5 Tips to Getting your Very First Customers


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Molly Floyd
Content & SEO

We asked 5 Memberstack customers how they got their very first customers. Plus general tips and strategies you can apply to your marketing right away!

How to get your very First Customers

One of the biggest hurdles for any startup is landing those very first customers. These initial customers are crucial - they can, of course, provide that early stage revenue but arguably, and most importantly, they can provide the most valuable feedback you and your business could hear.

Specifically, your first 10 customers can be incredibly valuable to you at such an early stage. Proof of concept, they’ll help validate your product/service by testing things out and sharing that early feedback. Plus their willingness to pay for what you’re offering shows the market need and that your product meets that need. Testimonials and case studies, the first customers can become your biggest advocates, providing testimonials and case studies that build credibility and trust with future potential customers. Positive word-of-mouth from these early adopters can significantly boost your reputation. Most importantly, feedback and improvement, early customers will provide critical feedback that can help you refine and improve your product or service. Their insights can lead to valuable adjustments.

We’ve asked 5 Memberstack customers to share how they got their very first customers. Most tips are super simple and strategies you can apply right away. 

Jacob Tober, Co-founder and Head of research at Metric  

“Our main business is an in-person gym, but we were regularly blogging. In 2017, we noticed that 60% of our website traffic was going to a single 3 year old blog post, it had a heap of comments and a really long time-on-page. So we built a simple PDF program for these readers to buy, we ran a pre-sale and got 6 copies out the door on day one 100% organic!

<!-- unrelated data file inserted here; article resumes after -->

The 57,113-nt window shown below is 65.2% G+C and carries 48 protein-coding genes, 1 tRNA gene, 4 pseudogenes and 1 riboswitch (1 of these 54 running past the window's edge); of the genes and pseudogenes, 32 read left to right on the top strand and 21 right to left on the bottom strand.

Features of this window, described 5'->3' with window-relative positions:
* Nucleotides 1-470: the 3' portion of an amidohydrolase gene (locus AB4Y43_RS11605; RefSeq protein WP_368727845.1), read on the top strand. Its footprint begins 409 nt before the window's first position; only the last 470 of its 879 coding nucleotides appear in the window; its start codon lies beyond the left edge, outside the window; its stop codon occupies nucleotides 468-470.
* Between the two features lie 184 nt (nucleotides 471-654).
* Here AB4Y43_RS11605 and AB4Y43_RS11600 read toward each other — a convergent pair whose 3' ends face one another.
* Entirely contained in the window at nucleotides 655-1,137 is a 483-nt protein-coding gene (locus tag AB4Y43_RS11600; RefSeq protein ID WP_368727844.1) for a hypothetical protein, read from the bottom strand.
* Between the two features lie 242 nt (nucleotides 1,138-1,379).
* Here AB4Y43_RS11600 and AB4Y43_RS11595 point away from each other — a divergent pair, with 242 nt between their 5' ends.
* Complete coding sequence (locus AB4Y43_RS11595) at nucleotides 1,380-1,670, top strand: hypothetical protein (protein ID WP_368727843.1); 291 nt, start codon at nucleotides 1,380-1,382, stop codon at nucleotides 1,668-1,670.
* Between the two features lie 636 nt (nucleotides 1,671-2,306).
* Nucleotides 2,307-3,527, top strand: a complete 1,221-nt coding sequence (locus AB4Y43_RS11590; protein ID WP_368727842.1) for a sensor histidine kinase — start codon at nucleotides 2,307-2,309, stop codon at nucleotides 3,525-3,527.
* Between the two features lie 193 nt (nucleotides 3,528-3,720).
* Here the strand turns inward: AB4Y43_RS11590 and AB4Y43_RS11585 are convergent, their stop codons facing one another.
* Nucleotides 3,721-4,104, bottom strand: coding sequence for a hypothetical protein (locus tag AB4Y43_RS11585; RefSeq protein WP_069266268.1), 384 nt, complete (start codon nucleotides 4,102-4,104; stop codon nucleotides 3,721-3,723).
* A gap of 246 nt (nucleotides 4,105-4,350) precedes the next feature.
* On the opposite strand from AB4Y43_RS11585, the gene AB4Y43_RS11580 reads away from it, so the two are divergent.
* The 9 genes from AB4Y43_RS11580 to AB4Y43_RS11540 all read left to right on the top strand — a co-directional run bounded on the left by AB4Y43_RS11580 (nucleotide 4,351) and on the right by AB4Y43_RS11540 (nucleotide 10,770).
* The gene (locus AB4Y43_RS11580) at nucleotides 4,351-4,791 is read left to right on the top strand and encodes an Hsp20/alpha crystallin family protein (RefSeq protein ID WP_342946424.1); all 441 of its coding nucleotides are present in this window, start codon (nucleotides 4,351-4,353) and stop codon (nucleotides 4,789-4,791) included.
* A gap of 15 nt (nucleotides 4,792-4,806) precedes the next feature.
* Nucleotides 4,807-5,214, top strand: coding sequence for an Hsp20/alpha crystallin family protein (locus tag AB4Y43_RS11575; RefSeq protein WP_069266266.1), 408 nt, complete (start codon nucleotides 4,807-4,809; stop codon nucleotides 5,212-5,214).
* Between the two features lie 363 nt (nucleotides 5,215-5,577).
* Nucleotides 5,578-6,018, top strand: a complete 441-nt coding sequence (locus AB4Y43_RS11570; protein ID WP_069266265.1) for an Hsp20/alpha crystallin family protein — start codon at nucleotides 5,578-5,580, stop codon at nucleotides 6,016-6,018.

7 years later we now do 100s of sales per month as an extra revenue stream alongside the gym, and host it all as a membership on Memberstack and Webflow.” 

Alastair Budge, Founder of Leonardo English 

“I'm the founder of Leonardo English, a company that makes podcasts and audio courses for intermediate-advanced English learners. I found some podcast apps that would allow me to promote my show for a low cost, posted in hundreds of Facebook groups, and slowly grew the show. 

This sort of snowballed, and I offer a freemium version, where listeners can pay to get learning materials and bonus content. Now I don't do any outreach per se, and rely on producing quality podcasts, week in, week out.”

Dean Fankhauser, Founder of PromptPal 

“After 3 days, I pushed it to Reddit. It’s a great way to test ideas in relevant communities. They aren’t your friends or family, so they’re brutally honest. It also helps that there is a community for almost any idea you produce, so you can make sure you’re seeding it with the right people. 

We built everything with SEO in mind from the beginning. That meant that when the Reddit communities responded very positively, it was quickly picked up by Google and our scalable, programmatic SEO took off. It’s funny because most people think SEO takes 6–12 months to work, but for us, it kicked in heavily after only 4 days.”

Alex Chirstou, Founder of NSDR

“The very first thing I did was setup a landing page targeting a very specific keyword. At the time I launched, the term NSDR was becoming more well known and Andrew Huberman (a well known neuroscientist) released a podcast all about NSDR which definitely helped spike traffic. I did a bunch of ahrefs research and found my list of keywords and made the content on the page the best it could be whilst building some links to the page. I also created some blog content around the main keyword. Producthunt was also super helpful at getting everything off the ground. Within 6 months of launching I have nearly 5,000 members”

Duncan Hamra, Co-founder of Memberstack 

“Tyler and I got our first 100 customers by answering forum questions and giving away free stuff on the Webflow Showcase. We still get customers from that original content. The key was to ask lots of questions, offer free solutions, and NOT try to sell anything. 

Our only goal was to be helpful - not to sell Memberstack. Meaning we’d only mention our product if it was honestly the most helpful thing. 

My advice is to figure out what people want and share the answer/code/project in a public space for everyone to see/ 

Examples of some of those early conversations: 

  1. Earning trust by building free things for the community 


  1. Another random free project 


  1. Recommended by WF team 


  1. Recommended by WF team